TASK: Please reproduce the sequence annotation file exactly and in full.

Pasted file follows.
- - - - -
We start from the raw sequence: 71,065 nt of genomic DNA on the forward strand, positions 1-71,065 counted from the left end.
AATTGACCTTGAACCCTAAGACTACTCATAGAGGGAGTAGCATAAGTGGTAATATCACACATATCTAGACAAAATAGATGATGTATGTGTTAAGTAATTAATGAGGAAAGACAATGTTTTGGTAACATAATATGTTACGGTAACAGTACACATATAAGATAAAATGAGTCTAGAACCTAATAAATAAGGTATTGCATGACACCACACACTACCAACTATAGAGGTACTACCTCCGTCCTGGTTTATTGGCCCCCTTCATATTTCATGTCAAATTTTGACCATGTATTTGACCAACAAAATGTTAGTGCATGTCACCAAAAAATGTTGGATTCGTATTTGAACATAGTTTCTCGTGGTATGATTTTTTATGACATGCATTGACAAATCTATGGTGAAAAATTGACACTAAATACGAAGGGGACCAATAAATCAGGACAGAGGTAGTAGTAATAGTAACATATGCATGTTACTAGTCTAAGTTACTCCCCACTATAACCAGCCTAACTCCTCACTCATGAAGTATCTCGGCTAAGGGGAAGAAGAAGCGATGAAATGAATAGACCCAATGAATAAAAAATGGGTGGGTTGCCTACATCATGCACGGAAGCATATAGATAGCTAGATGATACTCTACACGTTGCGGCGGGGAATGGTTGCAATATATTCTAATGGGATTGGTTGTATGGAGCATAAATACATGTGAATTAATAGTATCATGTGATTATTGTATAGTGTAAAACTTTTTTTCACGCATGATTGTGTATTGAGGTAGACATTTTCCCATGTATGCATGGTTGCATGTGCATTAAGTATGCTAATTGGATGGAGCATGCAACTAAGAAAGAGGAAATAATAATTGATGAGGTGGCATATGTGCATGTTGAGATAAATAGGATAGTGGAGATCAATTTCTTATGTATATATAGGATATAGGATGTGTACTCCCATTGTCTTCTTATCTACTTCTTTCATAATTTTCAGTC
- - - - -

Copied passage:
We start from the raw sequence: 71,065 nt of genomic DNA on the forward strand, positions 1-71,065 counted from the left end.
AATTGACCTTGAACCCTAAGACTACTCATAGAGGGAGTAGCATAAGTGGTAATATCACACATATCTAGACAAAATAGATGATGTATGTGTTAAGTAATTAATGAGGAAAGACAATGTTTTGGTAACATAATATGTTACGGTAACAGTACACATATAAGATAAAATGAGTCTAGAACCTAATAAATAAGGTATTGCATGACACCACACACTACCAACTATAGAGGTACTACCTCCGTCCTGGTTTATTGGCCCCCTTCATATTTCATGTCAAATTTTGACCATGTATTTGACCAACAAAATGTTAGTGCATGTCACCAAAAAATGTTGGATTCGTATTTGAACATAGTTTCTCGTGGTATGATTTTTTATGACATGCATTGACAAATCTATGGTGAAAAATTGACACTAAATACGAAGGGGACCAATAAATCAGGACAGAGGTAGTAGTAATAGTAACATATGCATGTTACTAGTCTAAGTTACTCCCCACTATAACCAGCCTAACTCCTCACTCATGAAGTATCTCGGCTAAGGGGAAGAAGAAGCGATGAAATGAATAGACCCAATGAATAAAAAATGGGTGGGTTGCCTACATCATGCACGGAAGCATATAGATAGCTAGATGATACTCTACACGTTGCGGCGGGGAATGGTTGCAATATATTCTAATGGGATTGGTTGTATGGAGCATAAATACATGTGAATTAATAGTATCATGTGATTATTGTATAGTGTAAAACTTTTTTTCACGCATGATTGTGTATTGAGGTAGACATTTTCCCATGTATGCATGGTTGCATGTGCATTAAGTATGCTAATTGGATGGAGCATGCAACTAAGAAAGAGGAAATAATAATTGATGAGGTGGCATATGTGCATGTTGAGATAAATAGGATAGTGGAGATCAATTTCTTATGTATATATAGGATATAGGATGTGTACTCCCATTGTCTTCTTATCTACTTCTTTCATAATTTTCAGTC